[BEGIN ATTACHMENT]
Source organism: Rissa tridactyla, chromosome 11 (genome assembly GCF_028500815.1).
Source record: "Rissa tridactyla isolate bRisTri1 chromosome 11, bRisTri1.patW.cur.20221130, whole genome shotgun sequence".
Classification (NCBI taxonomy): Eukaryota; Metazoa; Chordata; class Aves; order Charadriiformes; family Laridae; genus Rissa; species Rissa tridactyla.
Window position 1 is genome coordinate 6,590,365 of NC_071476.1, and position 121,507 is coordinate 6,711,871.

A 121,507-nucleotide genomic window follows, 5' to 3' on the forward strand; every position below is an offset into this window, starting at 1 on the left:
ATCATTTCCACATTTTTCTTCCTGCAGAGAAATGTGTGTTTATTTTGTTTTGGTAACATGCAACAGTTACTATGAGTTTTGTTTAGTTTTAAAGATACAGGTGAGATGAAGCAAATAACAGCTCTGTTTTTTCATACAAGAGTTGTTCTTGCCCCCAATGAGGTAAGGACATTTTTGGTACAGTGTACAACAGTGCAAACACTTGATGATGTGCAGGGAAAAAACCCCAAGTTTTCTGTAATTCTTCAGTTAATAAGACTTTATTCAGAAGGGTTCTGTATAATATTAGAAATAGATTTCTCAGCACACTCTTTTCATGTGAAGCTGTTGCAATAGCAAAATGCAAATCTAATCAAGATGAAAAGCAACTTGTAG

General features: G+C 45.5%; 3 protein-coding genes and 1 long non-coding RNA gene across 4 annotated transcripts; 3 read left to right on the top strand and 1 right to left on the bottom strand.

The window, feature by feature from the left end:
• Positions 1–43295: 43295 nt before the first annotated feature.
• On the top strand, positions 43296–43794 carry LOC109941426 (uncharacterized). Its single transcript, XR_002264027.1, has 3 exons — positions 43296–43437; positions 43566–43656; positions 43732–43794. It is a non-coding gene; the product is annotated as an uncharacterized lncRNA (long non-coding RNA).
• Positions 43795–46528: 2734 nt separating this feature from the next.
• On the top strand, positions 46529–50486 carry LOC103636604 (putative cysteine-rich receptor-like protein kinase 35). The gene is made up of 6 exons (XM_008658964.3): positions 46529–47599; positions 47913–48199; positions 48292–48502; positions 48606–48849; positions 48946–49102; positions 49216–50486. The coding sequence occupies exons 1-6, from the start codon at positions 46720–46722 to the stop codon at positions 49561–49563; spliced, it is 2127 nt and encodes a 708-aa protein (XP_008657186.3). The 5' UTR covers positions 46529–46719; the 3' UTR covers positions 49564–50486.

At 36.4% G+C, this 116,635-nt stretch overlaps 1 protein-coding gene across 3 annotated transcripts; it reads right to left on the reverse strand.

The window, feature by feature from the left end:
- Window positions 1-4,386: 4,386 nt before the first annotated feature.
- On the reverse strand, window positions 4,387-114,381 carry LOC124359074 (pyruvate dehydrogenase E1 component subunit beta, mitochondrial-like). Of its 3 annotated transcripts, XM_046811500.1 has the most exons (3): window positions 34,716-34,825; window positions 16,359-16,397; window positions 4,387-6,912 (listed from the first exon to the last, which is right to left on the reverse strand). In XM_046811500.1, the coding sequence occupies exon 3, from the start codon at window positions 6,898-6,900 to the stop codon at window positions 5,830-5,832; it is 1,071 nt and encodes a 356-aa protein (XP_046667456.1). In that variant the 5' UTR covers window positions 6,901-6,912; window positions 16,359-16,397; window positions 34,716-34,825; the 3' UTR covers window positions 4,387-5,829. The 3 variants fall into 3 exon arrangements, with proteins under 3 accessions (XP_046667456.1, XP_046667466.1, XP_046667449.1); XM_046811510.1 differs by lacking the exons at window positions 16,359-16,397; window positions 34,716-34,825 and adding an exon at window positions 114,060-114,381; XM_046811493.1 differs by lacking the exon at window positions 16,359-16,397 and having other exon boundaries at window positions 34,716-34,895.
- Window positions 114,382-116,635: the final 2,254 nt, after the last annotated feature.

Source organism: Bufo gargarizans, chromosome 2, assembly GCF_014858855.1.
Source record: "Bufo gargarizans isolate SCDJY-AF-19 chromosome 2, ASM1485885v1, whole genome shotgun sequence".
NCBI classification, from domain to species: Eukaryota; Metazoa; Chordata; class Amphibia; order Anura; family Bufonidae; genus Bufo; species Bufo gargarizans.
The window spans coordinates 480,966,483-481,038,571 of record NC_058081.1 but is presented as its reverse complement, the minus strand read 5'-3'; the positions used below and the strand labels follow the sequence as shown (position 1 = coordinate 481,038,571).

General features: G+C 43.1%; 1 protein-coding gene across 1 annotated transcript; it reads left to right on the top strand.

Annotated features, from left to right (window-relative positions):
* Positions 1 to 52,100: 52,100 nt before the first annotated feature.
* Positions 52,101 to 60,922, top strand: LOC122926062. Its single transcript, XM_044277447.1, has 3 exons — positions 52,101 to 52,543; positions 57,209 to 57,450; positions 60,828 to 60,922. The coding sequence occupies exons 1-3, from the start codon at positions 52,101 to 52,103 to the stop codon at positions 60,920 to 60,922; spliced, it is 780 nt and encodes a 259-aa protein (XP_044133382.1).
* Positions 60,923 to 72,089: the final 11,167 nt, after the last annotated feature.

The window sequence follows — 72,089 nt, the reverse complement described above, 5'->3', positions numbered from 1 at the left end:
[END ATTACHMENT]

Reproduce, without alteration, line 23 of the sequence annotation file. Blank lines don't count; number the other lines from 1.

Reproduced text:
Annotated features, from left to right (window-relative positions):